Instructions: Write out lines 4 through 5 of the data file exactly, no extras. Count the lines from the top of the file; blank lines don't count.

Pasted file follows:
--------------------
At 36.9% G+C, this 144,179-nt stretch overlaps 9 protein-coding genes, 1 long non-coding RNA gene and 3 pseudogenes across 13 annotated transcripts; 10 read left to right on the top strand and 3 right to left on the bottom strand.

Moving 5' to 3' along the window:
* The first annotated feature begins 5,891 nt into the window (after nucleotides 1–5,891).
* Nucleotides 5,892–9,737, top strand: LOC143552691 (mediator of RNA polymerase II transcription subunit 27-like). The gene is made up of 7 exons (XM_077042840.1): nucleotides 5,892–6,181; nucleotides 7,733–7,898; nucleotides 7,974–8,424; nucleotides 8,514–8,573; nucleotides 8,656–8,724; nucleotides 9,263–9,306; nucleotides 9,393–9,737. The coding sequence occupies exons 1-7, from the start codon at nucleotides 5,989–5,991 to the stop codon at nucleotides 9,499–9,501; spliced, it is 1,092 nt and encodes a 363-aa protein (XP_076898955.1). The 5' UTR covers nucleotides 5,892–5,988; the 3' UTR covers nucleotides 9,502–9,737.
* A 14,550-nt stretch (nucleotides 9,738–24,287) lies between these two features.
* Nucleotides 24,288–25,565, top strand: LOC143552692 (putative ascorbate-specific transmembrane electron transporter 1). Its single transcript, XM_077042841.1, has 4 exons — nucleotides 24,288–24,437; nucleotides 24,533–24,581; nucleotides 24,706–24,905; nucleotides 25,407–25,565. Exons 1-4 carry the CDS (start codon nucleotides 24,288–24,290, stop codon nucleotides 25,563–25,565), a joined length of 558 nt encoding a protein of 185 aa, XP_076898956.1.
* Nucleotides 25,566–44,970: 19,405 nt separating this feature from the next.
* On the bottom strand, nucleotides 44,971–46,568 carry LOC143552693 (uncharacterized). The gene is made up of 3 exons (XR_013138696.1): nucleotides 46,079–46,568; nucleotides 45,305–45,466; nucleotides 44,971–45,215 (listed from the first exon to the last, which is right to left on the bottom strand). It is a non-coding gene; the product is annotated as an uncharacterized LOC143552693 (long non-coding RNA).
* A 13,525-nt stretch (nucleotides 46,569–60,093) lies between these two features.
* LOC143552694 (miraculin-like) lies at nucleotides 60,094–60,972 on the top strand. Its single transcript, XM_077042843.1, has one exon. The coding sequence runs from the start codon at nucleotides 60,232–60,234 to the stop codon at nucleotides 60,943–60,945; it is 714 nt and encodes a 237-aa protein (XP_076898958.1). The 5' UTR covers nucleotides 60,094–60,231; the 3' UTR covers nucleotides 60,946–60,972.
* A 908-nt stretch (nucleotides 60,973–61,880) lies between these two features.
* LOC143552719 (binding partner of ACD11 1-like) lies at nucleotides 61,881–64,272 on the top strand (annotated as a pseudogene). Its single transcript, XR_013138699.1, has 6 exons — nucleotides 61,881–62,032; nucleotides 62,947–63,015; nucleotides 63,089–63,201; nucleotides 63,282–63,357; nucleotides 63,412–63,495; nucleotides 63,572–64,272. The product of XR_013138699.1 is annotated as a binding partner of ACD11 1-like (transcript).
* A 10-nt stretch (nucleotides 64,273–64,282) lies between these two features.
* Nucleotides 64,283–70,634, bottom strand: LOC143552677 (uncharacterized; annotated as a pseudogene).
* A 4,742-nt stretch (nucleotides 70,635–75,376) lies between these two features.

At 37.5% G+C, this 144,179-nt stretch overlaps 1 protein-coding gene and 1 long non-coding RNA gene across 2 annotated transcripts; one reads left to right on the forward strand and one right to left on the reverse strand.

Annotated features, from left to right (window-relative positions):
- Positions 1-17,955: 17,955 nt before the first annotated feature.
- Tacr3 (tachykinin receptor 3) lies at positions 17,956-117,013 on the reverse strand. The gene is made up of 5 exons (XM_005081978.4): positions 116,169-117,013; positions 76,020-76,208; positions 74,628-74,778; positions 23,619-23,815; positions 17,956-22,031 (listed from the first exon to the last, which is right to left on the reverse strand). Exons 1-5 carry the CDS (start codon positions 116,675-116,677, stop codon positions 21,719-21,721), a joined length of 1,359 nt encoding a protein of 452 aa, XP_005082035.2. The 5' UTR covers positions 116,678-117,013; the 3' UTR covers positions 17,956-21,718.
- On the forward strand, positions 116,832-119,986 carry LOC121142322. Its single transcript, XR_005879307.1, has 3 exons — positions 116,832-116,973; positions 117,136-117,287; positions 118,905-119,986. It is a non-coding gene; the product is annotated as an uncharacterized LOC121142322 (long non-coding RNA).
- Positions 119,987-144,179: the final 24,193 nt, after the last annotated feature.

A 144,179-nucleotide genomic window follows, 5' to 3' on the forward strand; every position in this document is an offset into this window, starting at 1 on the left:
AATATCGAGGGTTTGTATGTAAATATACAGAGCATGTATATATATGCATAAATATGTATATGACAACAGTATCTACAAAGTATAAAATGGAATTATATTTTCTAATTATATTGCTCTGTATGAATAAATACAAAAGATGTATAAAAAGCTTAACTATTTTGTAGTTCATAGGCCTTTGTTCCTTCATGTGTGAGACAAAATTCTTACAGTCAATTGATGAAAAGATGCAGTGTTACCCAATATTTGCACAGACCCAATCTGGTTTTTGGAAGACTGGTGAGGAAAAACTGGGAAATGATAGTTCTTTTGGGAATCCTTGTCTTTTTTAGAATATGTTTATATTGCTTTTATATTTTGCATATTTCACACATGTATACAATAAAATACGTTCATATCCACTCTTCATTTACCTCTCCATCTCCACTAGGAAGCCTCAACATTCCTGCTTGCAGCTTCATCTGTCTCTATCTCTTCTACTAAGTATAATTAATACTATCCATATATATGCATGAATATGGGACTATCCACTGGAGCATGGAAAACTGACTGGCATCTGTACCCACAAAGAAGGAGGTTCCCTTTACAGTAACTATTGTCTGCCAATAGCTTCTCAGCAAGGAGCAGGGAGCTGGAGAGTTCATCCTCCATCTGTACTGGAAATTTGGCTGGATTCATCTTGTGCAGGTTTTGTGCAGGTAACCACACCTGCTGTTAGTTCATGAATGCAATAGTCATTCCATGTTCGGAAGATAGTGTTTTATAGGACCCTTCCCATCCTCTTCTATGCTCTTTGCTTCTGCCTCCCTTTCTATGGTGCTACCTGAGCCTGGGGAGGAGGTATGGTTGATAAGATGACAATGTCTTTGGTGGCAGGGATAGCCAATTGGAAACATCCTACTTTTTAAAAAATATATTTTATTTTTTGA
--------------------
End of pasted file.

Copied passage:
* Nucleotides 5,892–9,737, top strand: LOC143552691 (mediator of RNA polymerase II transcription subunit 27-like). The gene is made up of 7 exons (XM_077042840.1): nucleotides 5,892–6,181; nucleotides 7,733–7,898; nucleotides 7,974–8,424; nucleotides 8,514–8,573; nucleotides 8,656–8,724; nucleotides 9,263–9,306; nucleotides 9,393–9,737. The coding sequence occupies exons 1-7, from the start codon at nucleotides 5,989–5,991 to the stop codon at nucleotides 9,499–9,501; spliced, it is 1,092 nt and encodes a 363-aa protein (XP_076898955.1). The 5' UTR covers nucleotides 5,892–5,988; the 3' UTR covers nucleotides 9,502–9,737.
* A 14,550-nt stretch (nucleotides 9,738–24,287) lies between these two features.